Tweet DLD conference. I guess no one read my post from last year. In case you are curious, my hotel was better. . . well, better is a complicated concept. There is no weather pattern over my bed, but of course there would not be as heat rises and tends to collect in the attic - or as they call it here, room 504. It may not really be the attic. I only call it that because the elevator stops on the fourth floor and I had to exit the warm portion of the building and walk up the wooden staircase to the fifth floor to get into a room with a slanted ceiling and a dormer window. My client picked the hotel and did warn me it was not the caliber of the one I stayed in last year. But with the frostbite wound earned in my five star hotel room last year still visible on the little toe of my left foot, I figured it could not be worse. The VC's behind this startup are certainly very proud of the selection, it reinforced my belief that I am too old to be a startup. It was not until I was here that I learned the English translation of the name of the hotel's street is probably "Street where women take their clothes off and dance on tables for money" or perhaps "place where people can display their ability to make arabic signs and hang them in between sex shops." This a stark contrast from last year which looked like it was designed by the level designers from Wolfenstein.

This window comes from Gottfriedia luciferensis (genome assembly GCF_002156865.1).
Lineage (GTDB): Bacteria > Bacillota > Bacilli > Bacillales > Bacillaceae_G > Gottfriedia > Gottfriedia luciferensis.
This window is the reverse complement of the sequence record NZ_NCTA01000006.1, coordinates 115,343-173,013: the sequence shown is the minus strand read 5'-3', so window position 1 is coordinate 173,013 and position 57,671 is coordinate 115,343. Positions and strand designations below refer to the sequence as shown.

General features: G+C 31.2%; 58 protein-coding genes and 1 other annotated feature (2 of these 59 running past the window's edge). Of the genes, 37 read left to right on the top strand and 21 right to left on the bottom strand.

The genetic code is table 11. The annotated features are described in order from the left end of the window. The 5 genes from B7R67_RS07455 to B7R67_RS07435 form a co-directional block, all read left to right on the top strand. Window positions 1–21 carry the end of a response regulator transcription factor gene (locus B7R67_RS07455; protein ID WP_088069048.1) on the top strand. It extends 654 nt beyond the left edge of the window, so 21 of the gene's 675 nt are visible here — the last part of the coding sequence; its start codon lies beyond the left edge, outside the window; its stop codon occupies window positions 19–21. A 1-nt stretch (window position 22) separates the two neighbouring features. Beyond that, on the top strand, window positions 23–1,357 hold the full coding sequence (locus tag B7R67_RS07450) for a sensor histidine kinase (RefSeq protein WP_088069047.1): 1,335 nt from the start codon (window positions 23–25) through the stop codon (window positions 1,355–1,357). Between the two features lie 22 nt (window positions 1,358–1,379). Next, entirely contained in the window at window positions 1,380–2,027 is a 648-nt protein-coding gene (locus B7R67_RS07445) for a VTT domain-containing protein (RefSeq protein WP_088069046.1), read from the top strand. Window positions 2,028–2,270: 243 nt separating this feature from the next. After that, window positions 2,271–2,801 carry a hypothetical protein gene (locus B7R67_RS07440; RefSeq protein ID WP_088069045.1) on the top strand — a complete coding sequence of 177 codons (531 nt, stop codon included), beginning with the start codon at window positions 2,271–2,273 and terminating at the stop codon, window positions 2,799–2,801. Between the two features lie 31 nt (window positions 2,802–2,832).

The conference itself is great. It is very much like going to TED or EG, if half of the people spoke a different language. The interesting part is that it is not always the same part. A healthy slice of Americans are thrown in for flavor with a smattering of Indians and people from other parts of the world, the conference is predominantly German and Isreali. So at any one time, a good chunk of the people milling about during the break choose to speak either German or Hebrew. As a patriotic American, I chose to speak neither. The language differences afford a very effective brush off ability. Rather than the usual "Hey, I'll be here all three days, let's catch up later." Someone who does not want to talk to me can just give me a blank look with raised palms in an "I don't speak English" kind of way.